Christmas Bells

Christmas Bells
Christmas Bells - Blandfordia nobilis

Sunday, January 17, 2010

Lilium stamens and a Sword-grass Brown Butterfly

I promised to show images of the freshly opened pollen from the stamens of the Oriental Liliums out the front of my house.
This is the same flower as I photographed several days ago. It has developed a pink blush as the flower ages.
These stamens of a neighbouring hot-pink Oriental Lilium are more mature, and at the point which anyone who has ever had Liliums as cut-flowers in the house will know, these stamens drop their pollen with stains clothing and table-cloths very strongly, in much the same way as Saffron does. Hardly surprising - the stain comes from pollen released from strongly coloured stamens - one from these Lilies, the other from a Crocus.
For a technical discussion of pollination of Lilium flowers click here
For a clear image of the female part of the Lilium flower click here

In the case of the pink Lilium and the white (pale pink one)
the "stigmas" (the receptive tips of the female part of the two flowers)
are different colours in the two flowers. (see above images).
One is white, the other dark pinkish grey.
I have no idea why there is such a strong colour difference
between closely related plants - both varieties of the same species.

This is what the full flower head looks like.
Now this is a different Butterfly from any which I get in my yard.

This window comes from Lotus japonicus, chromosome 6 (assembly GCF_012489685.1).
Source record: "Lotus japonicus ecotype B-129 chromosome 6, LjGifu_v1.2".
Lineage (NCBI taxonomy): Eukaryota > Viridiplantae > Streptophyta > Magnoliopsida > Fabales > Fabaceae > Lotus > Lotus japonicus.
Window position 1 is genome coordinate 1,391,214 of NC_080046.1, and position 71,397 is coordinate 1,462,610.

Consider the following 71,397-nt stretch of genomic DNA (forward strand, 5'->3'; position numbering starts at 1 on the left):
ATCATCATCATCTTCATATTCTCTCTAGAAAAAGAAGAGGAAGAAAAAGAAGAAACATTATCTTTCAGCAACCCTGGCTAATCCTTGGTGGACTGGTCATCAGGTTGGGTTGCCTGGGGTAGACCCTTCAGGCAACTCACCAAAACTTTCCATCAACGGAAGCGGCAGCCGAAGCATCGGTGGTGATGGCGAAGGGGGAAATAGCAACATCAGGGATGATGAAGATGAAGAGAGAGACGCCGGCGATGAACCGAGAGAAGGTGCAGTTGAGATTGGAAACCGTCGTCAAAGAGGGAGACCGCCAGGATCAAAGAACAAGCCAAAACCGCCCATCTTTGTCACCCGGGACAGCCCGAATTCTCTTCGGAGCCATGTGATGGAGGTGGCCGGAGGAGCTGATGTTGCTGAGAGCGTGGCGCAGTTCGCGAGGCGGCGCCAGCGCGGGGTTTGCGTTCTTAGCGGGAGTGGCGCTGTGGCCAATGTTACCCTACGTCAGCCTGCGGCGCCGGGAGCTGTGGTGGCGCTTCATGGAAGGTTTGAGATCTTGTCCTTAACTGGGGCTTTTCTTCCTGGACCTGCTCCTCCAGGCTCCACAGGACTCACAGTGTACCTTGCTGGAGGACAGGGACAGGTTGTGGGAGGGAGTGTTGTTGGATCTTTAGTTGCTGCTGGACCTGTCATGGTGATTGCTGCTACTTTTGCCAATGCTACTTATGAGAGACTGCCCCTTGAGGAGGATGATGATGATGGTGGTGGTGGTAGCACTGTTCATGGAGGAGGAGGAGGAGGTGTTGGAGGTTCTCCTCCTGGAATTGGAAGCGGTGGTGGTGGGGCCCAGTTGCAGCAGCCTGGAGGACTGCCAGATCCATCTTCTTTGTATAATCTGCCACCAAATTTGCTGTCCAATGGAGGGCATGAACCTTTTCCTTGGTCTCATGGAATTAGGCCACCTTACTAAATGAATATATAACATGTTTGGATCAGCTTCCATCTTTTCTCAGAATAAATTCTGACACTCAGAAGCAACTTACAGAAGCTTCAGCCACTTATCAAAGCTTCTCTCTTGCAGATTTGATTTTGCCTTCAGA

It was trapped inside a friend's window today.
I am familiar with this Butterfly, the Sword-grass Brown Butterfly
as I have seen it locally at Carrington Falls and Manning's Lookout.
This Butterfly is typically found in moist Sandstone country.
Today, this Butterfly was released gently outside by my friend's daughter, who gently cupped her hands around the butterfly, and took it outside and released it. She then stood there in a moment of satisfied awe, and watched the liberated Butterfly fly safely away.
A lovely moment - the gift of freedom.
A memory of an impromptu gentle gesture which I shall treasure.


mick said...

Hi Denis, your photos always make me go outside and have another look at similar flowers in my garden. So - thanks! Without a proper macro lens any photos I take don't look quite the same :-( Never mind - I know what they should be!!

Denis Wilson said...

Hi Mick
Close up is where the real mystery begins!
I love using a 10 power magnifying lens - which you can pick up at some opticians, or Australian Geographic Shops or even stamp collector shops.
Alternatively, turn your binoculars around, and hold the lens really close (right up against) a flower.
Hard to control, but you will get the hang of it.

Gaye from the Hunter said...

Hello Denis,

a lovely story of the Sword-grass Brown Butterfly and the gentleness and wonder of a child. Thank you for sharing that treasured moment.

I have seen the Sword-grass Brown Butterfly on the Central Coast, but not in the Hunter Valley. Of course, I put that down to not having come across much Sword-grass.

Albany weather has turned damp today, I am catching up on reading my favourite blogs.


Denis Wilson said...

Hi Gaye
A treasured moment indeed.
Glag you appreciated it.